By continuing to use this site, you agree to our use of cookies. Find out more
Forum sponsored by:
Forum sponsored by CML

F-86A Sabre Montana Air National Guard

All Topics | Latest Posts

Search for:  in Thread Title in  
Harry Twist19/11/2019 23:29:35
333 forum posts
246 photos

Hi Steve, one servo - sat at the centre, it will only make one movement per flight, pulling two lightweight piano wires around 5mm (one wire per wing). Not decided on the servo yet, but it will be a light one! Pushrod geometry, nothing complex hopefully, 90 degree bends taking the pushrod up to the servo. Each pushrod end then located into opposite ends of a servo arm. There's more detail in the John H A4 build - thanks Martin for the link.

Edited By Harry Twist on 19/11/2019 23:34:24

Harry Twist23/11/2019 23:36:43
333 forum posts
246 photos

Hi All, I've moved the fuselage on a little, well one half of it anyway!

I cut the spines from sheet and decided to cut them slightly oversize at 8mm x 3mm. This was to ensure that the very top of the formers sat on the spine and not slightly below it. I used the straight top spine as the starting point, pinning it to the plan and ensuring all the touching formers sat in location and square. I then pinned, clamped, glued and weighted the combined nose unit / central crutch / top spine and the tail unit. Once dry I added the curving bottom keel as one piece, curved and pinned. Again, once all dry I added the F3 F5 formers and the longitudinal stringers. So for me, the fuselage framework ended up as a three stage assembly process.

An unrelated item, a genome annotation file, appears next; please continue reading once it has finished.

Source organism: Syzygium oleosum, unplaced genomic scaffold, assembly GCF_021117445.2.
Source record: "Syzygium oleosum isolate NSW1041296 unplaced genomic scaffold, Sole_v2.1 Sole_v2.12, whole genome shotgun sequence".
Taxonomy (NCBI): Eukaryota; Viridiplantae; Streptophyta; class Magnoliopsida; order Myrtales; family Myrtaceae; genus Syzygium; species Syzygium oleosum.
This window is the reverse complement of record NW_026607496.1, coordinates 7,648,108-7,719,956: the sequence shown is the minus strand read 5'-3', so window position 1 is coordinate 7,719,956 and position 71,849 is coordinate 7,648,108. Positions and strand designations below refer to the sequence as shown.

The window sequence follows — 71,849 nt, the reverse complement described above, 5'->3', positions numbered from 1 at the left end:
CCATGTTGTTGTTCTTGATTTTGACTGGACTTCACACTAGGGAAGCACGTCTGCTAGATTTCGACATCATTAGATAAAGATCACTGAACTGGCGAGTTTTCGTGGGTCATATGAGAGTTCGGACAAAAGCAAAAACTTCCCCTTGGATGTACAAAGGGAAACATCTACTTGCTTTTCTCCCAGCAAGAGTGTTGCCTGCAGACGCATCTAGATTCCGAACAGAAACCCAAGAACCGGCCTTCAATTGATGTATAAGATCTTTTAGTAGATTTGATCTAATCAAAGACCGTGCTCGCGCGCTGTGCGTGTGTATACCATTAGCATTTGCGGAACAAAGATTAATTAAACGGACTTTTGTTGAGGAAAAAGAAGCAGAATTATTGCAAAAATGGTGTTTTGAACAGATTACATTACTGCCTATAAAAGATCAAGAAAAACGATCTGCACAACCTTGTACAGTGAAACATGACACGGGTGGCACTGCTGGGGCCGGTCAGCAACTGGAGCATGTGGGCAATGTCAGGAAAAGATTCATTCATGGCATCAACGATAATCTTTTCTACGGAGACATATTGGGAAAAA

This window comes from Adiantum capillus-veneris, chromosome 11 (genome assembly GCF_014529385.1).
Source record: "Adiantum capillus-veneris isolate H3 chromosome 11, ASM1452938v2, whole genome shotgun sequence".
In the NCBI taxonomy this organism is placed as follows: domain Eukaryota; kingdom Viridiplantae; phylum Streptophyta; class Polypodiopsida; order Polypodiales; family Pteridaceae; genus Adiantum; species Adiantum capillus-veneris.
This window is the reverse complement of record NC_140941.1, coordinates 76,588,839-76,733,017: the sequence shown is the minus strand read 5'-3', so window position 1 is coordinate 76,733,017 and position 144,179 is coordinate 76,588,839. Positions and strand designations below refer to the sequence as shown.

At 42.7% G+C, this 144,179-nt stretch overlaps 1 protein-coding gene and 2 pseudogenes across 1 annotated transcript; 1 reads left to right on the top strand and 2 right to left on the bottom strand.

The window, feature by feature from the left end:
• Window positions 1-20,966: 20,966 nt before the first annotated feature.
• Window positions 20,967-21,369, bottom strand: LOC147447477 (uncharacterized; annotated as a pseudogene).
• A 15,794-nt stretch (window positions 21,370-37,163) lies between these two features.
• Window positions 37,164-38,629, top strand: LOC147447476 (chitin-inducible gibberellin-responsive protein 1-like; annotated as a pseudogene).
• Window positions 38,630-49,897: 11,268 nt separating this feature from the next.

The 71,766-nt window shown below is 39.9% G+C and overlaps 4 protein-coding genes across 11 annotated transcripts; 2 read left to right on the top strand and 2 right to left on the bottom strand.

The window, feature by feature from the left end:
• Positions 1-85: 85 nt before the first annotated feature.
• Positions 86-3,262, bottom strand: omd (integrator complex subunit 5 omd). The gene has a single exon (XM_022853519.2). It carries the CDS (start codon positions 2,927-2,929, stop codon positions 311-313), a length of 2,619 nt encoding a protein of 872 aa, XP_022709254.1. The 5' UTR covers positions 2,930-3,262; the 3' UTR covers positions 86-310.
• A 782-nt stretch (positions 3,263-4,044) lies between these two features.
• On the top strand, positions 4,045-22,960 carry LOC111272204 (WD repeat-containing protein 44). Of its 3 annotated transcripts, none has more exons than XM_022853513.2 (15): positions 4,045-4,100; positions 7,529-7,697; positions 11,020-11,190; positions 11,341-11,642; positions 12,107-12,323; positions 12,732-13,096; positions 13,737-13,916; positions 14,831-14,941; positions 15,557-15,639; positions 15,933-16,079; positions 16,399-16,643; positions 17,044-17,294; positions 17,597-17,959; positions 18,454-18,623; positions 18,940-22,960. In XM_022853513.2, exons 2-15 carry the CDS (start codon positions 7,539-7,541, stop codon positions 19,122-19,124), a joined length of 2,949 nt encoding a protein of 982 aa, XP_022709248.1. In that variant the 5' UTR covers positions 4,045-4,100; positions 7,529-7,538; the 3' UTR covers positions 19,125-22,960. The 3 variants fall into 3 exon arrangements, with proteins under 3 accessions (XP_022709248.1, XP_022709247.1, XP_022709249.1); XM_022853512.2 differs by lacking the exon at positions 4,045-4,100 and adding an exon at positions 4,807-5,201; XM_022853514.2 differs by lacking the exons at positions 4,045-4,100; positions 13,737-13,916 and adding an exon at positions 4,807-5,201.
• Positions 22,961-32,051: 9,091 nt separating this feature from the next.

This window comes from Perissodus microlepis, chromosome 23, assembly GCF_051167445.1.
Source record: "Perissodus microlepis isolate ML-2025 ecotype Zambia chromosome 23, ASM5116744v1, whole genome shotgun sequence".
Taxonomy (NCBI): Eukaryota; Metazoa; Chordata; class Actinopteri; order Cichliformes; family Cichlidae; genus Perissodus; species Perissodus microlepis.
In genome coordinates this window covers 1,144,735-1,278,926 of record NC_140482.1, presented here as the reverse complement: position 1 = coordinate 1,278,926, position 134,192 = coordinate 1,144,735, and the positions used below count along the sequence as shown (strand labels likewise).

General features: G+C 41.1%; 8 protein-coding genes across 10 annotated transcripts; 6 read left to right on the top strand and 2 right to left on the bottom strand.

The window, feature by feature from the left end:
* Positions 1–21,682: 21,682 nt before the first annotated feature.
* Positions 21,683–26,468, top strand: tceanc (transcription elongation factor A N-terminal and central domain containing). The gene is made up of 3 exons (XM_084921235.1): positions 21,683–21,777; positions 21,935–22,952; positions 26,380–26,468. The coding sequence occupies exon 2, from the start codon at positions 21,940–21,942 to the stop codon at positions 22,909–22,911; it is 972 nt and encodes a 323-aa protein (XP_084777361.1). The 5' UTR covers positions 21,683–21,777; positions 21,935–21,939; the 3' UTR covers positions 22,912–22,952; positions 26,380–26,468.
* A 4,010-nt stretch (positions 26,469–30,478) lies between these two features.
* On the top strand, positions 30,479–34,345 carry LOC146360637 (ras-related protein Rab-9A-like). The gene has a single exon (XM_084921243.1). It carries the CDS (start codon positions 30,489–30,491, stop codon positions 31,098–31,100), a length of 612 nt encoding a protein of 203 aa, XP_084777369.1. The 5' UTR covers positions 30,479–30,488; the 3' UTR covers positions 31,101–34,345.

I did have an issue with the lower stringer, which at full length along the curve just about sat on F1 and F10, but not enough for me to be happy that it was secure front and back, so I scarf jointed a piece in, with the joint sat on the double former F4/F4a. The other two stringers were fine.

Now onto the planking, prior to planking I sanded gently to ensure all the stringers sat flush with the formers. I've cut my planks 7mm wide, parallel full length and have so far added 4 planks. I'm taking my time over this - trying to align the planks carefully and trying to visualise how it will look.

It's great to see and read all the ideas, guidance and sharing of information that's going on in the Sabre build blogs.

Happy building!


Bare framework completed - one half only



Short scarf joint at F4/F4A- the dark lines at the former /keel joints are not gaps they're blue pen ink lines delineating the locating/gluing boundary!


Long view - curving keel, one piece of 8mm x 3mm.



First planks - plank width here is 7mm, planks parallel nose to tail.




Edited By Harry Twist on 23/11/2019 23:43:32

John A H24/11/2019 04:16:32
126 forum posts
154 photos
Posted by Steve McLaren on 19/11/2019 21:11:53:

What size servo do you plan to use? and does 1 servo do both tanks? I'm trying to visualise the geometry of pushrods meeting the servo.

I used a Hitech HS65mg servo for the drop tanks on the A4 Skyhawk. I located the servo in one wing (so you don't have to cut into R1). Bend the pushrod (or pullrod !) diagonally up to exit the wing skin with one side going to the "front" and other side going to the "back" of the servo horn. I initially fit the wire before putting in ribs R1 and the ones outboard of the mounting - means you can slide it in and out of position while messing about trying to get the "line" and bend.

Hopefully the pictures make sense of above comments - holes in ribs reinforced with 1/32 ply.


McG 696924/11/2019 09:27:00
2729 forum posts
1024 photos

Great progress already, Harry. smiley

Thank goodness, I don't have any external fuel tanks installed to my 'Dog' version, but then I do have enough pondering with the fuselage mods...

Looking at the background of one of your pics, I noticed that you have been 'lightening' your battery box as well, héhé... wink



Harry Twist29/11/2019 23:22:00
333 forum posts
246 photos